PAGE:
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Memories of Scotland's Prophetic Architect


Colin Baxter Photography Ltd., 160 pp., 17.50

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``TEA with the Mackintoshes was exquisite rather than lavish.'' It is a telling comment. But tea - featuring a ``rather beautiful, pale, dryish cake'' and doubtless taken while perched on extraordinarily high-backed, slender chairs - was not the only thing remembered by Mary Newbery Sturrock, who knew the Scottish architect Charles Rennie Mackintosh (1868-1928) and his wife Margaret well, as a little girl, a student, and a young woman.

Her detailed, affectionate, and percipient memories, spoken to author-compiler Alistair Moffat in 1985, run like a strong thread through this elegant, and rather touching book, ``Remembering Charles Rennie Mackintosh: An Illustrated Biography.''

Mary was the daughter of Fra Newbery, director of the Glasgow School of Art. Newbery was friend and vigorous promoter of Mackintosh; indeed their special relationship centered around the art school. Another recently published book, a detailed study of the school - which is something of a mecca for architecture students and enthusiasts - justly calls it ``Mackintosh's Masterwork'' (published by Richard Drew, Glasgow).

Mary was there in 1899 when the first phase of this awkwardly sited building was ceremoniously opened. The school has come to be considered a seminal work. It broke out of what Nikolaus Pevsner called ``the jungle of Art Nouveau.'' With tremendous originality and a passion for the strictly geometrical in counterpoint to a nature-inspired love of the curvingly decorative, it proved to be a startling prophecy of mainstream modern architecture. Mary says, ``I don't remember Mackintosh being present at the ceremony but I'm sure he must have been there somewhere in the building.''

If this today seems strangely back-seatish, given the burgeoning international reputation of Mackintosh (Toshie to his friends and relations), we are reminded that he was, at the time, ``only a draughtsman'' in the firm of Honeyman and Keppie. Mary balances this impression of reticence, though, by affirming that the building ``is very much his.'' She adds: ``If anyone else touched his work, he'd have literally torn them apart.'' Nobody but Mackintosh was responsible, and he watched over every last detail as the work took shape. It wasn't that he was ``fussy,'' she argues - contrary to his reputation - but ``... to get things right he had to design them.''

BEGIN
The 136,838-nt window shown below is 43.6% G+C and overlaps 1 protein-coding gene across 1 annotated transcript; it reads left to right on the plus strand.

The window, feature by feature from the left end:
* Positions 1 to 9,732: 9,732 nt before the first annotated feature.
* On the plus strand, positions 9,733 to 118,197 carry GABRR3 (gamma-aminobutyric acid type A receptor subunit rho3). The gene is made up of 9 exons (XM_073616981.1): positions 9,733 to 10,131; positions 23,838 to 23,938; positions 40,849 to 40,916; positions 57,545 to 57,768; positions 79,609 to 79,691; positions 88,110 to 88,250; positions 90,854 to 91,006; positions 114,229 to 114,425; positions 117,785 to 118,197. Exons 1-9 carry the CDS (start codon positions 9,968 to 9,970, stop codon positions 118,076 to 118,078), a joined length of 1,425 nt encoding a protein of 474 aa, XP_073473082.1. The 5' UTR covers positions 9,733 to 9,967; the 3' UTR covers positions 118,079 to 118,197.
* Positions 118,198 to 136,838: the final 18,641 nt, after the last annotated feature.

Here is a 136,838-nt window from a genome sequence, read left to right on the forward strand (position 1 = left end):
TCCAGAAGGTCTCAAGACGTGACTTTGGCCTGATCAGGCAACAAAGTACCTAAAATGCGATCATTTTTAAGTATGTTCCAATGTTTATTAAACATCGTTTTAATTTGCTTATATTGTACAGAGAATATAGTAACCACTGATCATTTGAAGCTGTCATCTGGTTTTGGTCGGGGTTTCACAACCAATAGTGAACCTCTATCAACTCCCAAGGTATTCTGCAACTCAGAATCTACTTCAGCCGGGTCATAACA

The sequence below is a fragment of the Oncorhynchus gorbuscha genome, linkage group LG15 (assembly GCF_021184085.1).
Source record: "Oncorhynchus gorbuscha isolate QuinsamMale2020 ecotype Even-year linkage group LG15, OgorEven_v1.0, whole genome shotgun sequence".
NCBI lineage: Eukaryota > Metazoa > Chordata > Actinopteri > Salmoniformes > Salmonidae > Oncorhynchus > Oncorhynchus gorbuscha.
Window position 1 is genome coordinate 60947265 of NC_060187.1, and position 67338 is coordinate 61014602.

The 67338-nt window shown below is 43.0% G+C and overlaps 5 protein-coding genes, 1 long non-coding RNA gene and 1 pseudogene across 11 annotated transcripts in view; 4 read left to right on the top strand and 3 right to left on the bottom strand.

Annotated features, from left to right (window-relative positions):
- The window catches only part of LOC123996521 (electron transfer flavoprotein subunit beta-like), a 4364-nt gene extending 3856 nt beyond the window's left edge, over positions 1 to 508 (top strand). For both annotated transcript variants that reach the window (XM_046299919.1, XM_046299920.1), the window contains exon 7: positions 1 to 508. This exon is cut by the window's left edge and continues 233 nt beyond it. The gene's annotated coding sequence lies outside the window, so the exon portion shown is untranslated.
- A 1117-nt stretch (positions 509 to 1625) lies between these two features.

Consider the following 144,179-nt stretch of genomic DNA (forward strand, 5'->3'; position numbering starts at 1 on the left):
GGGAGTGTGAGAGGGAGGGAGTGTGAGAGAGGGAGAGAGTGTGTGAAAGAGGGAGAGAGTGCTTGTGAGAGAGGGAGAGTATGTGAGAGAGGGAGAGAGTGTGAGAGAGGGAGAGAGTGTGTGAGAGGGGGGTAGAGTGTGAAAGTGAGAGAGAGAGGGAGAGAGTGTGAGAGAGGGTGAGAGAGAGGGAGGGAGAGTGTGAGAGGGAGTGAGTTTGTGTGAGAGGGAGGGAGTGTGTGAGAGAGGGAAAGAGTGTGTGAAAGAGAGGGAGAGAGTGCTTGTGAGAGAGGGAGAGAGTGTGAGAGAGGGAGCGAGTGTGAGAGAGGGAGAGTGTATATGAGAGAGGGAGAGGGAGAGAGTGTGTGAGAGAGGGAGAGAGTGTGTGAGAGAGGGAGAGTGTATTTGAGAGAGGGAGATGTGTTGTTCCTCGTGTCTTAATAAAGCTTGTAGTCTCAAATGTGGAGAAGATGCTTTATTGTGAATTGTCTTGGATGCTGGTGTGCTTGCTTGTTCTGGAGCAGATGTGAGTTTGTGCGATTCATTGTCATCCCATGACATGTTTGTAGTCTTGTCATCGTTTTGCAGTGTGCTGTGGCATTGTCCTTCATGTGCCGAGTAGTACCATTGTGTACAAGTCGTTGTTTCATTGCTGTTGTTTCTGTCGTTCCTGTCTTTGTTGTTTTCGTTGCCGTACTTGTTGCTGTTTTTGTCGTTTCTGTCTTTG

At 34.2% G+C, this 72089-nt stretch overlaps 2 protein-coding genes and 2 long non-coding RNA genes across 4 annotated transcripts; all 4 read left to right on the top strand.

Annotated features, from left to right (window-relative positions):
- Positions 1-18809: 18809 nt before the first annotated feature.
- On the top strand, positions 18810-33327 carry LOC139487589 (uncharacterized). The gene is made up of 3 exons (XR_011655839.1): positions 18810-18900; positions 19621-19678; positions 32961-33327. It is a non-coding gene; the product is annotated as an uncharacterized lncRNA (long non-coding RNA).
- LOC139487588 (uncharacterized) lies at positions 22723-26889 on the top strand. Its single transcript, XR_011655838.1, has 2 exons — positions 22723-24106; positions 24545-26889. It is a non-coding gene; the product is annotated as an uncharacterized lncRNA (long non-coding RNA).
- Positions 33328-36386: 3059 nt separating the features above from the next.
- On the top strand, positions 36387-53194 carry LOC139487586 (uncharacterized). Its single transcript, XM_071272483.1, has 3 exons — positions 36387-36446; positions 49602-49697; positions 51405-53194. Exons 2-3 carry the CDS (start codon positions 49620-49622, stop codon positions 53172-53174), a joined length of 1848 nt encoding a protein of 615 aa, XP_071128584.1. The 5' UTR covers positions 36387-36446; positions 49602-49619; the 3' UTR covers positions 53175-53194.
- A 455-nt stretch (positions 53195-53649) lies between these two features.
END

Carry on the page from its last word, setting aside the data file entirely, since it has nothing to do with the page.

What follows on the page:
The second phase of the school (1906) ``alarmed people'' and, Mary reckons, after that ``he never really got work.''

Mackintosh's career is, in hindsight, maddeningly unfulfilled. He left Glasgow a disappointed man, and even then there were very few his buildings in or near the city. There are even fewer today - all but one (re-created) tea room out of several he designed for the wealthy Mrs. Cranston have gone. There's a church, a school, a couple of dwelling houses, one particularly beautiful. That is Hill House in Helensburgh, designed for the publisher Walter Blackie, whose daughters contribute their childhood memories to this book.

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Today, however, appreciation of him in his home city at long last seems to be keenly felt. The interiors of his own house in Glasgow - the immaculate scene of Mary's ``exquisite'' afternoon tea-times - have been superbly reconstructed inside Glasgow University's art gallery. This year his 1901 design for the ``House of an Art Lover''is being built in a park in the south of the city.

This biography is an attractive fleshing-out of a complex man. Moffat found 10 people who recalled Mackintosh, in Britain, and in France, where he lived in the `20s no longer even attempting to be an architect but painting watercolors instead. Each person gives testimony, shorter or longer, vague or precise, and in addition there are some written memoirs by the three men for whom he designed houses, and there are letters - notably affectionate ones to Mackintosh's wife, when she went home to Britain for medical treatment and he felt his loneliness acutely.

But over it all preside the recollections of Mary Newbery Sturrock, so right when she contrasts his work with the prevailing ``ugly wood, ugly furniture, hideous flock wallpaper'' of Edwardian Britain - ``so foggy and sooty.'' Mackintosh, instead, ``liked simplicity, whitewash and light.'' And it is these qualities that the excellent photographs of Colin Baxter capture exquisitely,giving this book a visual distinction on top of its biographical usefulness and insight.

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